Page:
Results from June 17, 2005

Another beautiful day for excavations in Castalian Springs.

At the base of Level 5 (50 cm or about 20 inches below the current ground surface), the dark black "midden" soil continues -- interrupted only by the lighter circular stains that represent generations of crayfish burrows.

Speaking of which, our crayfish resident continues his efforts to keep our excavations at bay...

The midden continues to yield an astounding array of artifacts and information about the inhabitants of this ancient town from several centuries ago. Below, a large rim sherd from a Native American cooking pot...

And here, a large fragment of a Native American pan or griddle. The "decoration" on the fragment is the impression of fabric or textiles on the "bottom" of the pan. Just as we sometimes use discarded clothes and other fabrics as rags after they outlive their primary purpose, ancient Mississippian peoples used their discarded fabrics to line the molds for these pans. They could then use the fabrics to lift the pan from the mold. Since the clothes and other textiles created by these peoples rarely survive over the centuries, these impressions in ceramic are often our only way to reconstruct the multitude of everyday and fancy fabrics they created.

The midden also continues to produce a remarkably well preserved spectrum of the diet of these ancient peoples. The photo below shows a small sample of the animal bone fragments from today's excavation -- including deer, turkey, and many others.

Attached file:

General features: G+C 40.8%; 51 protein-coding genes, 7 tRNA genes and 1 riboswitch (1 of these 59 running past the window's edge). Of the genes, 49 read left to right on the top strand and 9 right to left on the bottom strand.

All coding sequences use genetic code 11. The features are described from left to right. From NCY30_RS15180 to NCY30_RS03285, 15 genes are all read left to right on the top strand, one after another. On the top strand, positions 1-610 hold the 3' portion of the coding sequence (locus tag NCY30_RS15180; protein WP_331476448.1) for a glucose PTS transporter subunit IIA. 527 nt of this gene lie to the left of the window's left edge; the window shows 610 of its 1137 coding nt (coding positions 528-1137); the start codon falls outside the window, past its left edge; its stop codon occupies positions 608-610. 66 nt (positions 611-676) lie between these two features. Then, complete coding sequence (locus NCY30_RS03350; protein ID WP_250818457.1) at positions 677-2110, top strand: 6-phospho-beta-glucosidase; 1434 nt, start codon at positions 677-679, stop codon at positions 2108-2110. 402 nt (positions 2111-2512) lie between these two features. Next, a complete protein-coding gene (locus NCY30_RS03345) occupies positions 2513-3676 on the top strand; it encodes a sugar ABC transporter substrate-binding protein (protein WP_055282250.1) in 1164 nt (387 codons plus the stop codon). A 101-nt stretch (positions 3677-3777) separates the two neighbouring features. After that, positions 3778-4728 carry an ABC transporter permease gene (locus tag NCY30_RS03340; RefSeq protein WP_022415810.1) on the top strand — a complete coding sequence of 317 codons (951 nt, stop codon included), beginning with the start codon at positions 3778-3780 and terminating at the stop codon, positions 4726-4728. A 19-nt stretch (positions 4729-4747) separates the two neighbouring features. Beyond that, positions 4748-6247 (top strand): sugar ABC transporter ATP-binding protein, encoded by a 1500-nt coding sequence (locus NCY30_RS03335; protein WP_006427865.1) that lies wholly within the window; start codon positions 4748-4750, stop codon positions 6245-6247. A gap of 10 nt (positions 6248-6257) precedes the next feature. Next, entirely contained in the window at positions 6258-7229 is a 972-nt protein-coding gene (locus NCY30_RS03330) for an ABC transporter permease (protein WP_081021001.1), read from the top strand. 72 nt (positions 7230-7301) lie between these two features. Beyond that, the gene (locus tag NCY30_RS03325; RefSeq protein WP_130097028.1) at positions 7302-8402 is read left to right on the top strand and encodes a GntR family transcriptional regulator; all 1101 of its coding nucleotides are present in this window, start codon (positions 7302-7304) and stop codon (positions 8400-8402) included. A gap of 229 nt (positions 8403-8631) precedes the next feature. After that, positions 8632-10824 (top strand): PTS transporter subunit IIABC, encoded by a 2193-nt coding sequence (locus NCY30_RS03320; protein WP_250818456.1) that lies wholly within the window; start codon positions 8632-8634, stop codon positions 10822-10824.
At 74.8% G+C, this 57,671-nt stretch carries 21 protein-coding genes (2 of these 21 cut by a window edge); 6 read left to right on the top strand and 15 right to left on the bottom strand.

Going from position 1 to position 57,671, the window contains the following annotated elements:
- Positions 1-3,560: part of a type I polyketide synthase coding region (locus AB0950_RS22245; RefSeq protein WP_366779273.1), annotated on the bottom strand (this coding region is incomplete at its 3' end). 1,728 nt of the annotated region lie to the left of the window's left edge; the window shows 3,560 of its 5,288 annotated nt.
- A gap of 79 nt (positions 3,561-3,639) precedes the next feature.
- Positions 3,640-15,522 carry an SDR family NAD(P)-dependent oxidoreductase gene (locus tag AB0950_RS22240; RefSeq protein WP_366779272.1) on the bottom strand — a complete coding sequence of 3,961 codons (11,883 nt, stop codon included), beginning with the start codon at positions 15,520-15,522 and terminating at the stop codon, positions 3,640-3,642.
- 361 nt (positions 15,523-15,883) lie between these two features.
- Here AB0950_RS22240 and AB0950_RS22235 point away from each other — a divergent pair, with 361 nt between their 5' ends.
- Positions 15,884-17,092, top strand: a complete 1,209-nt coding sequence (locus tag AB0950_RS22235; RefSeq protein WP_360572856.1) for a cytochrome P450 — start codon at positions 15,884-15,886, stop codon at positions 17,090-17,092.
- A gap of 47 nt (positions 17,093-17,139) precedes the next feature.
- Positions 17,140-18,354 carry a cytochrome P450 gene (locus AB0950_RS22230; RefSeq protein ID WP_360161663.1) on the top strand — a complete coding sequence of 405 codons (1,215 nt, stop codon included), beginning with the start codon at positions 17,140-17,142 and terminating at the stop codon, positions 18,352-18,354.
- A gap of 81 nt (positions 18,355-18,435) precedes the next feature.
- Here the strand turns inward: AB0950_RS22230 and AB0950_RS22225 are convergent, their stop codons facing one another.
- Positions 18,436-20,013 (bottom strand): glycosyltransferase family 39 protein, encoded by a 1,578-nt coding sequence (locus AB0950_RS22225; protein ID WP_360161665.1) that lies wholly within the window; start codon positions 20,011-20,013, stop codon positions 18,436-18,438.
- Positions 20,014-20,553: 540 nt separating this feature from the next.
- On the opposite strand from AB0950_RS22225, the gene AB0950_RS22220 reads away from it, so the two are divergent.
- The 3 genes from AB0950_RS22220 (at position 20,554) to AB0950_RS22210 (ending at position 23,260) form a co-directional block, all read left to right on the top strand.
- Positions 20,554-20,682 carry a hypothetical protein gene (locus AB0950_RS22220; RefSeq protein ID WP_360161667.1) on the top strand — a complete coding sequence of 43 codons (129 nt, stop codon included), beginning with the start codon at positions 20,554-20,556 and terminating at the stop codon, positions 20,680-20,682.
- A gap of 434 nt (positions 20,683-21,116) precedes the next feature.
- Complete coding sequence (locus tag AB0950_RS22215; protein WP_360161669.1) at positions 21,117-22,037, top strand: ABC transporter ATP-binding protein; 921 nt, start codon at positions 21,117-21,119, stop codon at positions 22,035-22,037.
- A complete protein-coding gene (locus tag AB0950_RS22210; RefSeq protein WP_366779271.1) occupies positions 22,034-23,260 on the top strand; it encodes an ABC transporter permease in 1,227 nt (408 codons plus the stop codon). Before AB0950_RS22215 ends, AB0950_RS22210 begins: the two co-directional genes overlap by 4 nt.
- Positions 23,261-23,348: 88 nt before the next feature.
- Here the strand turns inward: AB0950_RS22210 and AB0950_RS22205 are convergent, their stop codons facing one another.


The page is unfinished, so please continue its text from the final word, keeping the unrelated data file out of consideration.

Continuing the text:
The inhabitants of this ancient town were also harvesting fish and turtles -- perhaps from Lick Creek, but further analysis may show that they were also travelling to the Cumberland River a few miles away. The photo below shows a fragment of turtle shell from an ancient meal.

In addition to telling us what they ate, these refuse bones also contain important clues to butchering patterns (from cutmarks left on the bones) and how they used various types of bones as tools. The deer bone in the photo below has been worked in several different ways: the yellow arrow points to a section of bone that has been grooved and then snapped, the blue arrow points to several cut marks, and the white arrow points to a groove cut all the way around the bone with a stone tool.

Another week closes down with loading the truck and covering our excavations.

Results from June 18, 2005

Each field school, we offer opportunities on a limited number of Saturdays for a volunteers to participate in our summer project. Because of the small number of excavation units we have open and the need for careful supervision, we can only accomodate a small number of volunteers. Saturday, June 18 our first volunteer day (held in cooperation with the Middle Cumberland Archaeological Society). The volunteer days also provide opportunities for family and friends to visit and/or participate.

Several of the field school students participated as well -- learning skills as "supervisors" of the volunteers.

Here, Mike Bradley (Kristen's father) work with her and Mitch completing Level 5 of their excavation unit.